Striking a balance between Growth and Risk

If you’re growing a business in readiness for a future trade sale, you will I’m sure be developing strategies to maximise its value.

For private companies, generally speaking, initial valuations are based on multiples of EBITDA (Earnings Before Interest, Tax, Depreciation and Amortisation), unlike public companies which are based on a multiple of earnings – P/E (Price to Earnings) ratio.   In both cases what makes a difference to the multiple used is the proportion of value attached to transactional risk. In private companies that risk is deemed to be higher and therefore multiples are lower.

Without doubt the biggest driver of higher multiples is growth – prospective and historical – that can be evidenced by accurate financial data – in published AND current management accounts together with realistic forecasts.

The next biggest driver is RISK.

Yet Risk is, arguably, easier to manage.

So, without understating the importance of growth, business owners must strike a balance between growth and risk. You might think that this is only important if you plan to sell. However, I would argue that it’s closely linked to business growth (and in some cases, business survival!)

Let’s just consider just two points to illustrate what I mean.

Is the business owner-reliant?

In a sale situation, a business that relies on the owner, whether that’s for product development, client or supplier relationships, represents a quantifiable risk for an acquirer.  In order to mitigate that risk the owner would have to stay on in the business, under its new ownership, until he or she can be replaced. But owner-reliance can also stunt business growth.  The much-quoted Steve Jobs said “A small company depends on great people much more than a big company does.” Whilst we all like to think we know best, the fact is that sometimes the skills contained within the workforce can be higher and/or more current.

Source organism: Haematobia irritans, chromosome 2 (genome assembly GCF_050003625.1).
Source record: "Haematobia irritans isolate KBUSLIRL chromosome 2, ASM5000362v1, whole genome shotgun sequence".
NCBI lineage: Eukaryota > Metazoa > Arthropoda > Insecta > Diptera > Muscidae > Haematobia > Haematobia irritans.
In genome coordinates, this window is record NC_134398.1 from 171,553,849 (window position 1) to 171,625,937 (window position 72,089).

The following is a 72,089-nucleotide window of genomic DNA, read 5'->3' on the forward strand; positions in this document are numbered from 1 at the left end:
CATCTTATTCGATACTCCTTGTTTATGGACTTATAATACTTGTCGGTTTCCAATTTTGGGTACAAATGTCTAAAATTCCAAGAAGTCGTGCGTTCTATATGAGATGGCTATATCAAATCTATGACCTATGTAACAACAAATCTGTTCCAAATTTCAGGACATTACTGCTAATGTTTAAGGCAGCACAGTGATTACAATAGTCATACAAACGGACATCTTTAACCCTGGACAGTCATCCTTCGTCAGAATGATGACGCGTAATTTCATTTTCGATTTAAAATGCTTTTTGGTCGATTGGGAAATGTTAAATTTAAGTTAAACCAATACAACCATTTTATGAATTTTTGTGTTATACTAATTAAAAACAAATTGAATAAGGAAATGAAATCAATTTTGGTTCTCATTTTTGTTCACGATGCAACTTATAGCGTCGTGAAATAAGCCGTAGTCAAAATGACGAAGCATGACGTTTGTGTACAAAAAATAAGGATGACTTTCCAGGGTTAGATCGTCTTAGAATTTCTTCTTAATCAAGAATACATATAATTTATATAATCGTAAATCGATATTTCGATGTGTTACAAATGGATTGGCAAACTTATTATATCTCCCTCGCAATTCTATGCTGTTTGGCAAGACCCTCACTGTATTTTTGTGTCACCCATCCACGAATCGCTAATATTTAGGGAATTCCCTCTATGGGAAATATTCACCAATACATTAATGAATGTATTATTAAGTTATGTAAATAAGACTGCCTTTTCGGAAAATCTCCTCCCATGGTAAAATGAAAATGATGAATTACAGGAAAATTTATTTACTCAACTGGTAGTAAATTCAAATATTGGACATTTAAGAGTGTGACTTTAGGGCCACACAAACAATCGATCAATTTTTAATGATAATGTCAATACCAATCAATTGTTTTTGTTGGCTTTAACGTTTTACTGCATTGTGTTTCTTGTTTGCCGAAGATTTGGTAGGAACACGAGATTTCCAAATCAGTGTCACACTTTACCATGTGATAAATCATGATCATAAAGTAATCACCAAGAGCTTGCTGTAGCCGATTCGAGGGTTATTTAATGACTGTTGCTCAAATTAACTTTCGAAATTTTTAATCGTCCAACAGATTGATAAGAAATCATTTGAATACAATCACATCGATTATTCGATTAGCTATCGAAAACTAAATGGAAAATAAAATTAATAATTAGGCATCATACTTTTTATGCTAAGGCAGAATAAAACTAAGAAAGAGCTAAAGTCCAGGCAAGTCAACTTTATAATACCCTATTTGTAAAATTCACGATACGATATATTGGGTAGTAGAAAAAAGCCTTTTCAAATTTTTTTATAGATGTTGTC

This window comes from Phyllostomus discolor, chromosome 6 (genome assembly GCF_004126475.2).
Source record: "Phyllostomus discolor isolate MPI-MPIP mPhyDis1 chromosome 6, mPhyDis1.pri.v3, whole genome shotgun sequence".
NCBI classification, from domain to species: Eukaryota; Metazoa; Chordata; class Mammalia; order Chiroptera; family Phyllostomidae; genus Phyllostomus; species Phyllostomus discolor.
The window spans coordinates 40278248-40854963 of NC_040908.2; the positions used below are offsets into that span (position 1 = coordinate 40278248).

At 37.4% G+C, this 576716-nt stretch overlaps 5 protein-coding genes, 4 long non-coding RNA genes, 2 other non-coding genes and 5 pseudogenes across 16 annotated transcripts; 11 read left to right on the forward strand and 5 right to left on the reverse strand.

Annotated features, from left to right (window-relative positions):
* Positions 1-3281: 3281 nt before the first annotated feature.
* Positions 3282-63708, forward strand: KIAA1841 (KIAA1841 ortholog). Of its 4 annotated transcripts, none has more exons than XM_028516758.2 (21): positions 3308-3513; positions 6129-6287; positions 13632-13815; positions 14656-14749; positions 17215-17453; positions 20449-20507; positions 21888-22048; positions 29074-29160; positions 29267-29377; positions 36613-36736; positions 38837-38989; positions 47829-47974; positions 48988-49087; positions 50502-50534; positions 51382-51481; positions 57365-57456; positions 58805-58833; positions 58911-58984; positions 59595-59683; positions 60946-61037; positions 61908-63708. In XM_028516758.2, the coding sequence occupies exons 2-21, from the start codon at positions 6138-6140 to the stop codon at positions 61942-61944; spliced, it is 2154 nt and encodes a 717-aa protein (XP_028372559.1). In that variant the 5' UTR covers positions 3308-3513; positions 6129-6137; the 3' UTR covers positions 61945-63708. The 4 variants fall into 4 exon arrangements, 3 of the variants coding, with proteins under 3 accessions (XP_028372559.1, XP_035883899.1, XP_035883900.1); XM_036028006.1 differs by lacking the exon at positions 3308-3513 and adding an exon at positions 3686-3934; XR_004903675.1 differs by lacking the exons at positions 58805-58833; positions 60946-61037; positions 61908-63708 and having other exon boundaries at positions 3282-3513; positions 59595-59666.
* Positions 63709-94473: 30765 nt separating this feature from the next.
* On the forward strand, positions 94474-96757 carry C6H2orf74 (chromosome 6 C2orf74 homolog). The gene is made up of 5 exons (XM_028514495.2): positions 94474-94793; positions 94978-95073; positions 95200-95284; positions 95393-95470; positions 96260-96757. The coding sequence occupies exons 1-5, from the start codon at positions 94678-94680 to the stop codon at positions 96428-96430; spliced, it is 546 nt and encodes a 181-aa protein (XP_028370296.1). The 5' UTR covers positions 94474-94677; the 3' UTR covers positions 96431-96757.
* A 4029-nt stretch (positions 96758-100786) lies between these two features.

Putting a strong management team in place that will be able to run the business without the intervention of the owner offers opportunities for growth and increases the value and saleability of the business when the time comes.

An owner-reliant business is like a car without an engine – pretty much unsaleable.  One consultancy firm I knew of had built a £1m+ turnover business making £300,000 EBIT. Unsurprisingly interested buyers withdrew from negotiations because the owner, and main fee earner, didn’t want to remain in the business under new ownership (and, like most entrepreneurs, was pretty much unemployable).

Does the business have a diverse client base?

In a sale situation almost all acquirers would consider it a risk to buy a company where a small number of clients represent the bulk of revenue.  Take the example of one business I came across; it had a £5m turnover firm but 80% of its revenues came from one client, representing a huge risk to potential buyers.

Having a blue-chip client base is both a blessing and a curse, offering great revenue opportunity but often putting pressure on profit margins. There are numerous stories of small suppliers being squeezed by larger companies on whom they have become revenue dependent and consequently unable to generate sufficient profit to grow.

So whilst the revenue growth may increase business value, in a sale situation the associated risk of such revenues will reduce it! Creating a more diverse client base is another example of how to create strategic growth that will increase deal multiples at exit.

In conclusion, it is wise to consider growth in association with risk. You may not be considering selling the business for several years, but by combining growth planning with risk reduction strategies it is possible to strike a balance that will, ultimately, result in achieving higher deal multiples.

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